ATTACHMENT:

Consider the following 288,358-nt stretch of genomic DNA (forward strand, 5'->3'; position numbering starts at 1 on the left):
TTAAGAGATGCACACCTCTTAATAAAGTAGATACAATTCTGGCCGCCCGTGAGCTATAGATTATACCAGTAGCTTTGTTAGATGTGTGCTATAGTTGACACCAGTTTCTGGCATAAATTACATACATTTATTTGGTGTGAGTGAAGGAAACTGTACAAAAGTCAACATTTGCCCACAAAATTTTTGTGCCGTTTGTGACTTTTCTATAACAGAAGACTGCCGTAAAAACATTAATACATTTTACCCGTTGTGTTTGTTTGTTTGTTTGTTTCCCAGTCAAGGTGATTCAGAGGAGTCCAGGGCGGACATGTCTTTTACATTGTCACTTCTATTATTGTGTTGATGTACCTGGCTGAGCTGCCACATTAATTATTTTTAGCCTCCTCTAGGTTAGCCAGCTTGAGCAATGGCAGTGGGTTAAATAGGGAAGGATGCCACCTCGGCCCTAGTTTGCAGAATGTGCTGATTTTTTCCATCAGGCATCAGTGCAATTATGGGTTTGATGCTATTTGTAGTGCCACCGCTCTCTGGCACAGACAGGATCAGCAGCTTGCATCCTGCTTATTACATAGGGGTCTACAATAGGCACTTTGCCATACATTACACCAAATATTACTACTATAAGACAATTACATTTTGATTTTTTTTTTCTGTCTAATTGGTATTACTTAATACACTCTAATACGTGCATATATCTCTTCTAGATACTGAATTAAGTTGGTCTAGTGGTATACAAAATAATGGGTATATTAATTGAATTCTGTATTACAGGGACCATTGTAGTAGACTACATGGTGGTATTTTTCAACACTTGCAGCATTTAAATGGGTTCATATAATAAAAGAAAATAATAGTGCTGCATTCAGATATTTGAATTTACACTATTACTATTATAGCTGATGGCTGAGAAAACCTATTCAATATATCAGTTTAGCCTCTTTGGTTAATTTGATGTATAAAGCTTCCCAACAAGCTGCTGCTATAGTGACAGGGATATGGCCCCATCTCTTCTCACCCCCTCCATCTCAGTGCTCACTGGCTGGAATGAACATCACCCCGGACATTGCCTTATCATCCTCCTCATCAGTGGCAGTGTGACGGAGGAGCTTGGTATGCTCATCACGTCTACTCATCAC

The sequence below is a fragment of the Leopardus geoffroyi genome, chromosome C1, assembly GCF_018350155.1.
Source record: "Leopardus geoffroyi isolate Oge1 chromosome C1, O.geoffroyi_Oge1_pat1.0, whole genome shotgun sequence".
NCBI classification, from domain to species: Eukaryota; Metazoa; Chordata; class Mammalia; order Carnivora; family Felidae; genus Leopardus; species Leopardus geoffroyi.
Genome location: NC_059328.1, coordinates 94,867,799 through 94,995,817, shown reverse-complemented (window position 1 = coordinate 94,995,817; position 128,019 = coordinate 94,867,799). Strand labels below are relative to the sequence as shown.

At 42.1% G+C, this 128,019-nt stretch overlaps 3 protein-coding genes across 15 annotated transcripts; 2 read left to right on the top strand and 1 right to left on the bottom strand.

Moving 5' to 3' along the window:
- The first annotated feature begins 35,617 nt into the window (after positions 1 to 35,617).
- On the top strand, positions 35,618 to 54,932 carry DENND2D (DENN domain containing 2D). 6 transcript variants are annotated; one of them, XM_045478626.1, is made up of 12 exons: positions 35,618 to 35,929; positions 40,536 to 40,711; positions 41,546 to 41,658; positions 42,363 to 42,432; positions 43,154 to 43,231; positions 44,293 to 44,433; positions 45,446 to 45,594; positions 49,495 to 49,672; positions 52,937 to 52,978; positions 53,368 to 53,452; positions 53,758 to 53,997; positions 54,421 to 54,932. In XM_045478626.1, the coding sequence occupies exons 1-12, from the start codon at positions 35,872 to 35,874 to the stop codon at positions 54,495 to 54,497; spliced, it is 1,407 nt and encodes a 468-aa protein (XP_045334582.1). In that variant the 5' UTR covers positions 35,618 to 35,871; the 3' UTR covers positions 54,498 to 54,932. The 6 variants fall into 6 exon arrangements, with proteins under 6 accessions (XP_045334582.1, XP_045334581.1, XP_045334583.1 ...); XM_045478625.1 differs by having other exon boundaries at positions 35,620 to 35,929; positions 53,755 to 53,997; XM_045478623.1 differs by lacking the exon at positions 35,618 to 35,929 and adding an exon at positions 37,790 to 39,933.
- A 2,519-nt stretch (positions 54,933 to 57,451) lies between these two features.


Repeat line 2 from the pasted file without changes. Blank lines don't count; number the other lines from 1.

TTAAGAGATGCACACCTCTTAATAAAGTAGATACAATTCTGGCCGCCCGTGAGCTATAGATTATACCAGTAGCTTTGTTAGATGTGTGCTATAGTTGACACCAGTTTCTGGCATAAATTACATACATTTATTTGGTGTGAGTGAAGGAAACTGTACAAAAGTCAACATTTGCCCACAAAATTTTTGTGCCGTTTGTGACTTTTCTATAACAGAAGACTGCCGTAAAAACATTAATACATTTTACCCGTTGTGTTTGTTTGTTTGTTTGTTTCCCAGTCAAGGTGATTCAGAGGAGTCCAGGGCGGACATGTCTTTTACATTGTCACTTCTATTATTGTGTTGATGTACCTGGCTGAGCTGCCACATTAATTATTTTTAGCCTCCTCTAGGTTAGCCAGCTTGAGCAATGGCAGTGGGTTAAATAGGGAAGGATGCCACCTCGGCCCTAGTTTGCAGAATGTGCTGATTTTTTCCATCAGGCATCAGTGCAATTATGGGTTTGATGCTATTTGTAGTGCCACCGCTCTCTGGCACAGACAGGATCAGCAGCTTGCATCCTGCTTATTACATAGGGGTCTACAATAGGCACTTTGCCATACATTACACCAAATATTACTACTATAAGACAATTACATTTTGATTTTTTTTTTCTGTCTAATTGGTATTACTTAATACACTCTAATACGTGCATATATCTCTTCTAGATACTGAATTAAGTTGGTCTAGTGGTATACAAAATAATGGGTATATTAATTGAATTCTGTATTACAGGGACCATTGTAGTAGACTACATGGTGGTATTTTTCAACACTTGCAGCATTTAAATGGGTTCATATAATAAAAGAAAATAATAGTGCTGCATTCAGATATTTGAATTTACACTATTACTATTATAGCTGATGGCTGAGAAAACCTATTCAATATATCAGTTTAGCCTCTTTGGTTAATTTGATGTATAAAGCTTCCCAACAAGCTGCTGCTATAGTGACAGGGATATGGCCCCATCTCTTCTCACCCCCTCCATCTCAGTGCTCACTGGCTGGAATGAACATCACCCCGGACATTGCCTTATCATCCTCCTCATCAGTGGCAGTGTGACGGAGGAGCTTGGTATGCTCATCACGTCTACTCATCAC